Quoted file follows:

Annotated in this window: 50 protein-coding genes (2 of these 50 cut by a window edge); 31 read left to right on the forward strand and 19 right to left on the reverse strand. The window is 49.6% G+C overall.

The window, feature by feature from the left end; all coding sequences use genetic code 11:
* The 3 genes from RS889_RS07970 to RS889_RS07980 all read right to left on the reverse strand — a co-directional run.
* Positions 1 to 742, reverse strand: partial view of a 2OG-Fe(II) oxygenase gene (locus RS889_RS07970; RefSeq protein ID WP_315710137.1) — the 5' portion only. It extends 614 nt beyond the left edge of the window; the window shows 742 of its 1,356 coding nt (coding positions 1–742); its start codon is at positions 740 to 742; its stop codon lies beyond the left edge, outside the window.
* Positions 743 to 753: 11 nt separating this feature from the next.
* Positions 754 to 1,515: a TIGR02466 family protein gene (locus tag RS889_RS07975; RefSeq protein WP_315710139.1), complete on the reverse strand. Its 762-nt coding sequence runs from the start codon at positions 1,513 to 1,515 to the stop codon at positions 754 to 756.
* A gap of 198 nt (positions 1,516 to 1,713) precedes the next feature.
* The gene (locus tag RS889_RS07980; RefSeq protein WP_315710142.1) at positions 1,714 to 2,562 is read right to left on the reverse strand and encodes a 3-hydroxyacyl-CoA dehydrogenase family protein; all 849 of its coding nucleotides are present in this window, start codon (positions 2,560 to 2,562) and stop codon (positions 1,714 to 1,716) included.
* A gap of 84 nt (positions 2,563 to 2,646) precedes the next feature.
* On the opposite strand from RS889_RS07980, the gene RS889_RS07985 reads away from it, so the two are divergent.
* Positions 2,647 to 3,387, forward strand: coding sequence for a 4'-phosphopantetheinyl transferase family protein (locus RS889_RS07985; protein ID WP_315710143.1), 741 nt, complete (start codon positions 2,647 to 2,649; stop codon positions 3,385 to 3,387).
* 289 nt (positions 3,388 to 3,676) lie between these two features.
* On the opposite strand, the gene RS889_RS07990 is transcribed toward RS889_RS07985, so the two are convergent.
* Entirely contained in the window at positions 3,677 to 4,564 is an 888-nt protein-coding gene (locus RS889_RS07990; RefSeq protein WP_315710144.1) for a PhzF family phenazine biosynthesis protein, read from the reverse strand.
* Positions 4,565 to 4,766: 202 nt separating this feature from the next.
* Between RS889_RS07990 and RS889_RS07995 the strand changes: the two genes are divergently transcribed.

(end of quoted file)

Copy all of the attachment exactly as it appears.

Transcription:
Annotated in this window: 50 protein-coding genes (2 of these 50 cut by a window edge); 31 read left to right on the forward strand and 19 right to left on the reverse strand. The window is 49.6% G+C overall.

The window, feature by feature from the left end; all coding sequences use genetic code 11:
* The 3 genes from RS889_RS07970 to RS889_RS07980 all read right to left on the reverse strand — a co-directional run.
* Positions 1 to 742, reverse strand: partial view of a 2OG-Fe(II) oxygenase gene (locus RS889_RS07970; RefSeq protein ID WP_315710137.1) — the 5' portion only. It extends 614 nt beyond the left edge of the window; the window shows 742 of its 1,356 coding nt (coding positions 1–742); its start codon is at positions 740 to 742; its stop codon lies beyond the left edge, outside the window.
* Positions 743 to 753: 11 nt separating this feature from the next.
* Positions 754 to 1,515: a TIGR02466 family protein gene (locus tag RS889_RS07975; RefSeq protein WP_315710139.1), complete on the reverse strand. Its 762-nt coding sequence runs from the start codon at positions 1,513 to 1,515 to the stop codon at positions 754 to 756.
* A gap of 198 nt (positions 1,516 to 1,713) precedes the next feature.
* The gene (locus tag RS889_RS07980; RefSeq protein WP_315710142.1) at positions 1,714 to 2,562 is read right to left on the reverse strand and encodes a 3-hydroxyacyl-CoA dehydrogenase family protein; all 849 of its coding nucleotides are present in this window, start codon (positions 2,560 to 2,562) and stop codon (positions 1,714 to 1,716) included.
* A gap of 84 nt (positions 2,563 to 2,646) precedes the next feature.
* On the opposite strand from RS889_RS07980, the gene RS889_RS07985 reads away from it, so the two are divergent.
* Positions 2,647 to 3,387, forward strand: coding sequence for a 4'-phosphopantetheinyl transferase family protein (locus RS889_RS07985; protein ID WP_315710143.1), 741 nt, complete (start codon positions 2,647 to 2,649; stop codon positions 3,385 to 3,387).
* 289 nt (positions 3,388 to 3,676) lie between these two features.
* On the opposite strand, the gene RS889_RS07990 is transcribed toward RS889_RS07985, so the two are convergent.
* Entirely contained in the window at positions 3,677 to 4,564 is an 888-nt protein-coding gene (locus RS889_RS07990; RefSeq protein WP_315710144.1) for a PhzF family phenazine biosynthesis protein, read from the reverse strand.
* Positions 4,565 to 4,766: 202 nt separating this feature from the next.
* Between RS889_RS07990 and RS889_RS07995 the strand changes: the two genes are divergently transcribed.